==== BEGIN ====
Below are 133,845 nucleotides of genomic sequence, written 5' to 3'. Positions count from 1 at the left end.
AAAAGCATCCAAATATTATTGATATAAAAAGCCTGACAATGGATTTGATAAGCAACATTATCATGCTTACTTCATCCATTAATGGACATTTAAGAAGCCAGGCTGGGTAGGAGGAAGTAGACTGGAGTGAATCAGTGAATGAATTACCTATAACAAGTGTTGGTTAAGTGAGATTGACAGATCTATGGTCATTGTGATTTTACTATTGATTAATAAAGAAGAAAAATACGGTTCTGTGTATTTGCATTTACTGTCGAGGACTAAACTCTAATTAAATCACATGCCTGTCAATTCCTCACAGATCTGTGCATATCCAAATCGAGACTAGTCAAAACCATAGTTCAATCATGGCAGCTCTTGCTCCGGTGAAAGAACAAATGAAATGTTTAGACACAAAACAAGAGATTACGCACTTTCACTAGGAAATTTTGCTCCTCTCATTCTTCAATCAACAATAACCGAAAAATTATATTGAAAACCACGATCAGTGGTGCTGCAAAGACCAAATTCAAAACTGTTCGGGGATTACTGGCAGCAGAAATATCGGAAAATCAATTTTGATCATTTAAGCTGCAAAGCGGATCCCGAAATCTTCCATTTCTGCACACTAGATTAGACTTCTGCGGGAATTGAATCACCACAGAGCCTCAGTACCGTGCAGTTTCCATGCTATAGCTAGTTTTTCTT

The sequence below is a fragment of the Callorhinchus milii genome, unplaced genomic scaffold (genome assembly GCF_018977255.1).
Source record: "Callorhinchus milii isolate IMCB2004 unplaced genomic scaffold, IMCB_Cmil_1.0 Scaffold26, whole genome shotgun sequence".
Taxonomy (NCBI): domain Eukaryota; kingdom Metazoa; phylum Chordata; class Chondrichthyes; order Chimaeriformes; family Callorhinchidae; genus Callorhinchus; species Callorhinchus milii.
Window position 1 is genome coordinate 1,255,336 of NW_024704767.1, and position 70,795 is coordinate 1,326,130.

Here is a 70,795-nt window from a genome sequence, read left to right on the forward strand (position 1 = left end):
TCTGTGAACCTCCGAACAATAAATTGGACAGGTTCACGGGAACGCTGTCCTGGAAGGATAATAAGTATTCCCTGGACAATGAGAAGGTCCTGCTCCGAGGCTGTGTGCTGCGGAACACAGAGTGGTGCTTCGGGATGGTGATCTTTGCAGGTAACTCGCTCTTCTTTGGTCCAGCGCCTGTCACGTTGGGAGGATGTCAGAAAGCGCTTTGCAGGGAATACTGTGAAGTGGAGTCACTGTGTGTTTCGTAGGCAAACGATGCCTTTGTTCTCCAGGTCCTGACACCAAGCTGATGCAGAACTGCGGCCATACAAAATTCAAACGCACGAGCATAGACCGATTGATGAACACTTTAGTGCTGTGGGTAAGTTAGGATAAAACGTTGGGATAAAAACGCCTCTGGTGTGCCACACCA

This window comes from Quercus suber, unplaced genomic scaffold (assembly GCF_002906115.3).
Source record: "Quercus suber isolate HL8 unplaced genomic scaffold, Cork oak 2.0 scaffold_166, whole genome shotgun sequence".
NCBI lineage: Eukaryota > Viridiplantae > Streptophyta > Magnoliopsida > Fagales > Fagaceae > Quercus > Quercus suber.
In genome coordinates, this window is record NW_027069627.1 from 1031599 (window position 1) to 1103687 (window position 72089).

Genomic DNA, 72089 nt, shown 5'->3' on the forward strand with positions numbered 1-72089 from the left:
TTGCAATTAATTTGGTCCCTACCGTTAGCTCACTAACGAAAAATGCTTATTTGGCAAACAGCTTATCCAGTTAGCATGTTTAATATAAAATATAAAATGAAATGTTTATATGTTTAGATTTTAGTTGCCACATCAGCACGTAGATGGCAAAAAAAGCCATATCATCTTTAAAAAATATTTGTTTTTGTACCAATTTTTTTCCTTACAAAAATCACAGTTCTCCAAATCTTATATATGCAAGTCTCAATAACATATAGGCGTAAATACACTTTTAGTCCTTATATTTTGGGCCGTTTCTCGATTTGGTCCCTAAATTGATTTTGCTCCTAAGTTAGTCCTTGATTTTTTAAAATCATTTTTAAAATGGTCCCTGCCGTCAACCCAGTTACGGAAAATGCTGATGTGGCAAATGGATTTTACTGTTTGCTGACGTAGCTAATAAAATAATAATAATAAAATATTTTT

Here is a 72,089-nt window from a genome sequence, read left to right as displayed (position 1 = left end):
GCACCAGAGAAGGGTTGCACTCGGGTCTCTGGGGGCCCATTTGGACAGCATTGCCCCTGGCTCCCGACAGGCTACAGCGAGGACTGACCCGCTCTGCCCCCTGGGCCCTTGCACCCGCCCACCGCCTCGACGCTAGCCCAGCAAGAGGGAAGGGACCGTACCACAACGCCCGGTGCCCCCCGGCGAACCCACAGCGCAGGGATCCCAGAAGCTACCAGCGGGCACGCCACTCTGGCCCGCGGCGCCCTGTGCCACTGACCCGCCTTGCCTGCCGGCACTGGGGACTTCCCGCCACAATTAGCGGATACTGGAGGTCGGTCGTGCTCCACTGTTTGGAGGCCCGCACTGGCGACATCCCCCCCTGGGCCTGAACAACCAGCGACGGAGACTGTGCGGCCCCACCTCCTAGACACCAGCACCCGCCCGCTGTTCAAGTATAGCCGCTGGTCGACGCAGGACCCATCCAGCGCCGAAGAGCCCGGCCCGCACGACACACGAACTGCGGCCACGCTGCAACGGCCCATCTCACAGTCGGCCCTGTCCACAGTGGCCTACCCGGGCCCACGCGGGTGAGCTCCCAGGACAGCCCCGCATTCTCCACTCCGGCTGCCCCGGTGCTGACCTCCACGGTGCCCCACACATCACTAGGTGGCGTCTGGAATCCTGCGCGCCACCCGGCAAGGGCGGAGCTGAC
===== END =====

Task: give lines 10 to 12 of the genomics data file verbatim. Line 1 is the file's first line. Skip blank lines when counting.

Source record: "Quercus suber isolate HL8 unplaced genomic scaffold, Cork oak 2.0 scaffold_166, whole genome shotgun sequence".
NCBI lineage: Eukaryota > Viridiplantae > Streptophyta > Magnoliopsida > Fagales > Fagaceae > Quercus > Quercus suber.
In genome coordinates, this window is record NW_027069627.1 from 1031599 (window position 1) to 1103687 (window position 72089).